First-Year Writing: Interview-Based Qualitative Research Report

Molly Westerman, St. Olaf College
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In this introductory-level qualitative research report assignment, students 1) collaboratively create a research topic, guiding question, flexible interview script, and sampling methodology; 2) gather data through one 30-minute and one 60-minute qualitative interview per student, transcribe that data, and share it with their classmates (while protecting subjects' anonymity), and 3) individually write up two versions of a research report, the second of which is longer and incorporates secondary sources.

Learning Goals

Learning Goals:
  • Articulating a clear thesis or central claim
  • Using effective research strategies to locate appropriate sources
  • Evaluating and selecting compelling qualitative evidence
  • Recognizing assumptions and using sound logic
  • Writing effectively
  • Speaking effectively

Context for Use

This activity was designed for use in an undergraduate first-year writing course capped at 18 students, in which students learned some of the conventions of humanities and social sciences writing and research. The course and my version of the assignment were themed around women's bodies in contemporary US culture, but the assignment's skeleton would work well with many, many topics. It assumes no prior knowledge or skills.

Description and Teaching Materials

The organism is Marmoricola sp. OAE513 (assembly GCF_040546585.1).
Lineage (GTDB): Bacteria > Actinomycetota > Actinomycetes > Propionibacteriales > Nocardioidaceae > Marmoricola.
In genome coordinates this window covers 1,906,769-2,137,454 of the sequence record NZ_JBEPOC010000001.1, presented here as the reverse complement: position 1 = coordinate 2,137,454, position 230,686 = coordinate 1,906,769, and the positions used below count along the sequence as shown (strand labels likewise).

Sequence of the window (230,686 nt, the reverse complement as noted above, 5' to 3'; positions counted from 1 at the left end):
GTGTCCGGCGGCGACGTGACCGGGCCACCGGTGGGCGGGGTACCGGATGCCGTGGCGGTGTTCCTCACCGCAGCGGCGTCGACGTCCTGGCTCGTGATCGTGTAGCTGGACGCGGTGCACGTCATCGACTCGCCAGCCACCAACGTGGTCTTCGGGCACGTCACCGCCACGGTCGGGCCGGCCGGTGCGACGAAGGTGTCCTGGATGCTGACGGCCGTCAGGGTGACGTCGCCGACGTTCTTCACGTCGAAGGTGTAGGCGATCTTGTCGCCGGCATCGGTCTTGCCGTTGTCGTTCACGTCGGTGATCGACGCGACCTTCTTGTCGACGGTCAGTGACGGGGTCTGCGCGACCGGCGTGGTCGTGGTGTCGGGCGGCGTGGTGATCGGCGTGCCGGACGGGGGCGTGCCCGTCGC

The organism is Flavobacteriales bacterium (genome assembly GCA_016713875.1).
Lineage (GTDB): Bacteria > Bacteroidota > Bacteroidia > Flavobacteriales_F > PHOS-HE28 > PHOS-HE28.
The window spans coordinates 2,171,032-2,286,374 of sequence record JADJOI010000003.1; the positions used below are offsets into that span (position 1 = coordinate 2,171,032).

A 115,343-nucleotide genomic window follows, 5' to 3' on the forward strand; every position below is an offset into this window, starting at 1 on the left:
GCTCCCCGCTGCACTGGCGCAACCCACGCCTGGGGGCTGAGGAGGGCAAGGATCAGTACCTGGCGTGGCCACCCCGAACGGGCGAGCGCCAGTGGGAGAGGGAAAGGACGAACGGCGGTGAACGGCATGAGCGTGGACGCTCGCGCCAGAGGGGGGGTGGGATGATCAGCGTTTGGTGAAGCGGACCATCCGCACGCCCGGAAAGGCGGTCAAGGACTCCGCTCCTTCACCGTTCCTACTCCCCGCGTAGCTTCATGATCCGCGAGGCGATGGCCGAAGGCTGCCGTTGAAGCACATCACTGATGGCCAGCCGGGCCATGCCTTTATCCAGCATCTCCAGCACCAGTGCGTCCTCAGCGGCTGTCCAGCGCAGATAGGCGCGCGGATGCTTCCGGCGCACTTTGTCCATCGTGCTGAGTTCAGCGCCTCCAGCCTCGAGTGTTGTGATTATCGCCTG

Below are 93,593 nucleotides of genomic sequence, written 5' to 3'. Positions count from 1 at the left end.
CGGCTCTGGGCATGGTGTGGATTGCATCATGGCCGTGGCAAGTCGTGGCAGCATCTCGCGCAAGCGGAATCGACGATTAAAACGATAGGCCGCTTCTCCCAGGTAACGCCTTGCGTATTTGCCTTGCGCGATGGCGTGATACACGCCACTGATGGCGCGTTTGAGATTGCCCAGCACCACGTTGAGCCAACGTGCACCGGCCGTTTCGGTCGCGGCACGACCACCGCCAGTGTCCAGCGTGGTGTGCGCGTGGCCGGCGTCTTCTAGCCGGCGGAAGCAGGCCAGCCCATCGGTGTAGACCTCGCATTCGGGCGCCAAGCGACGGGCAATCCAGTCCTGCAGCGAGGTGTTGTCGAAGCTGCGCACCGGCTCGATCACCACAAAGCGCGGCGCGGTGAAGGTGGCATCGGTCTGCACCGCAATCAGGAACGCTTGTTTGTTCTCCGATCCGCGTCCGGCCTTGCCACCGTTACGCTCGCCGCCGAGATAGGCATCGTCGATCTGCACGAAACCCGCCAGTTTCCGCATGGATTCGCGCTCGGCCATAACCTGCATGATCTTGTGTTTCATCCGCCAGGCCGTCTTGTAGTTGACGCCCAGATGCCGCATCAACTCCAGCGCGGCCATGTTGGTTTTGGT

This first-year writing qualitative research report assignment requires the following uploaded materials: 1) the assignment, 2) an appropriate consent form, and 3) a course outline that accommodates the course-long sequence while weaving in other projects along the way.

Teaching Notes and Tips

I place on reserve--and require students to read and discuss--excerpts from books on qualitative research interviews as a methodology. (See the uploaded syllabus for specific examples.) This assignment would not work without a careful introduction to this unfamiliar methodology, through readings and/or lectures. This is a difficult assignment that works extremely well provided that it's broken into small, manageable steps: scaffolding is vital here. In the end, students are empowered and surprised by their own ability to create and express genuinely new knowledge.


I grade and offer feedback on this assignment using a rubric, which we also employ during our two peer workshops of the report. Students' success varied fairly widely, but almost all students were able to make more convincing and genuinely interpretive arguments in this assignment--drawing upon their own newly-gathered data--than in our more conventional composition projects. Furthermore, student performance typically improved between the first/shorter and second/longer reports, despite some students' anxieties over writing (in many cases) their longest paper to date.

Students also reflected on the assignment in posts on our course blog. Their reflections (and in some cases self-evaluations) were insightful and nuanced, reflecting a new awareness of disciplinary conventions and often a new confidence in their own speaking and writing abilities.

References and Resources